The Bible tells us that one of the names of God is “I Am,” (Exodus 3:14, NIV), meaning He was, He is and He will be forevermore. Past. Present. Future. Love is like that. True love is precious, like a pearl in an oyster, waiting to be opened and cherished. And if you treat love the way God intended, then you will have a treasure to hold in your heart forever.

Love is patient, love is kind. It does not envy, it does not boast, it is not proud. It is not rude, it is not self-seeking, it is not easily angered, it keeps no record of wrongs. Love does not delight in evil but rejoices with the truth. It always protects, always trusts, always hopes, always perseveres. Love never fails.                                                  1 Corinthians 13:4-8 NIV

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Finding True Love – wisdom from Louise Tucker Jones on @AriseDailyDevo (Click to Tweet)

Louise Tucker Jones ProfileAbout the author: Louise Tucker Jones is a speaker, columnist and author of four books, including The Gift of Christmas. Her poignant life stories will touch your heart or tickle your funny bone. Having a son with Down syndrome, Louise writes extensively concerning people with special needs, co-authoring the Gold Medallion award-winning book, Extraordinary Kids. Married to Carl for 45 years before he relocated to heaven, Louise is a mother, grandmother, professed chocoholic, and founder of the support group, Wives With Heavenly HusbandsLouiseTJ@cox.net http://www.LouiseTuckerJones.com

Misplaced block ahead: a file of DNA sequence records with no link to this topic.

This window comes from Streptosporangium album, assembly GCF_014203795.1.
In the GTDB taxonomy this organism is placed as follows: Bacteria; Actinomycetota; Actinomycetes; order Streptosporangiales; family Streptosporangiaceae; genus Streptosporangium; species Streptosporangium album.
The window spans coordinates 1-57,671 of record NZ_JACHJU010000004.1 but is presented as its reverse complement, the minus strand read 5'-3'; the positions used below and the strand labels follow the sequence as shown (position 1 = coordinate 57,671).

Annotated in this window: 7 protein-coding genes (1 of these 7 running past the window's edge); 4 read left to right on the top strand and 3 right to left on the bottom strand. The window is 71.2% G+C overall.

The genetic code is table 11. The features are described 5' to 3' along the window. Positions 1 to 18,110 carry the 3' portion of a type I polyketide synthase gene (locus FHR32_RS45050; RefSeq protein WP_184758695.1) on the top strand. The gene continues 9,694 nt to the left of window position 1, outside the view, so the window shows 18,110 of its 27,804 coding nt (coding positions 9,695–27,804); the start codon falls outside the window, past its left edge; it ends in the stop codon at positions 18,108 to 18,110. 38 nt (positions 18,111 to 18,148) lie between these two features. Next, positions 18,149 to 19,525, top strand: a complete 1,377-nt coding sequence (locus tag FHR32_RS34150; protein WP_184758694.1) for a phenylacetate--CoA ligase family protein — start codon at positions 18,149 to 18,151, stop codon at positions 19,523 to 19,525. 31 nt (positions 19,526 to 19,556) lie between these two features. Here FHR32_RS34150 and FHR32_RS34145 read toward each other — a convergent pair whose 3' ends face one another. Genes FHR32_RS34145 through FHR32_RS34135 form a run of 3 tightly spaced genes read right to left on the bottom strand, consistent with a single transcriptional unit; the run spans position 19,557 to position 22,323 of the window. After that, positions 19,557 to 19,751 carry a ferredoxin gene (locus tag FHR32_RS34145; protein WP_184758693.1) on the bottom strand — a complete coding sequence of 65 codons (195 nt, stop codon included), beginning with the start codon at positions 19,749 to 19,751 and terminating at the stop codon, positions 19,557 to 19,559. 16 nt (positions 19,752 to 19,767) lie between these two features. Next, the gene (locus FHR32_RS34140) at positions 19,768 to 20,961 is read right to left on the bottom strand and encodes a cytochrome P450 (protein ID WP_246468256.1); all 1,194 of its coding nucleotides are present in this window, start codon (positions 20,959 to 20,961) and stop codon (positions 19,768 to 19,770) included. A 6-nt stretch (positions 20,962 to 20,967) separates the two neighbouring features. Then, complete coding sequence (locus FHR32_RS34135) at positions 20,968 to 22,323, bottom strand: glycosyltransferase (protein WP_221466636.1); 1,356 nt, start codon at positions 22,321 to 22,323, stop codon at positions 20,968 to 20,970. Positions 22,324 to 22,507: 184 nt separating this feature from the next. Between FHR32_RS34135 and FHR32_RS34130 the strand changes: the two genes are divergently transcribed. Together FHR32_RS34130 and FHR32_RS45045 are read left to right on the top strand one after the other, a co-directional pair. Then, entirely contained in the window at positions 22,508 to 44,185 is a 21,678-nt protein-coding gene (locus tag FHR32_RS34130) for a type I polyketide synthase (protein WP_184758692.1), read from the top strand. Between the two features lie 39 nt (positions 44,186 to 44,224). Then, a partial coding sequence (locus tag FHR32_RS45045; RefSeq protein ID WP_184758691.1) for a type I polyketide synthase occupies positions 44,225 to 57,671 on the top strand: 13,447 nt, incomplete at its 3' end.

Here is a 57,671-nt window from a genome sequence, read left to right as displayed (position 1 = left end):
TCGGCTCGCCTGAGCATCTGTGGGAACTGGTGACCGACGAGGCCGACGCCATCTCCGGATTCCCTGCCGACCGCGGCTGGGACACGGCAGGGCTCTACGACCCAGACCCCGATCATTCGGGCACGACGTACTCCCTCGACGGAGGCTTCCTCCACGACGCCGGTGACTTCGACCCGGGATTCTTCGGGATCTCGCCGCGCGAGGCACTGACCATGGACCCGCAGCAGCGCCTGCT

Join the conversation: What other qualities does true love have in your experience?

The Ride

by Louise Tucker Jones

I’m a fan of animated movies. It’s one of the perks of raising a “challenged” child, having watched so many during my son’s youth. And even though, Jay, my adult son with Down syndrome, would now rather watch a rousing WWE video than what he considers to be a kid’s movie, I still enjoy them. And though these films may appear to be simple cartoons, many have wonderful story lines.

One of my favorites is about a horse whose spirit could not be broken, even with all the adversity that came his way. He had been captured from the free plains, and though he eventually found his way home, there were trials and adventures along the way. One scene especially stood out to me. The horse was escaping the enemy with a young Native American brave riding his back. They came to a dead-end cliff that dropped hundreds of feet to a river below—sudden death.

The horse stopped. Backed up. Then set his gaze forward. The young brave whispered, “Oh, no!” as he realized the horse planned to jump the canyon. Would he make it to the other side? We in the audience certainly hoped he would, but I was struck by the rider’s demeanor. Once the plan was in motion, the jump made with horse and rider airborne above the deep chasm, the young brave threw his hands into the air and yelled at the top of his voice. He didn’t know if they would make it, but he was determined to enjoy the moment, the exhilaration of flying through the air to a precarious destination.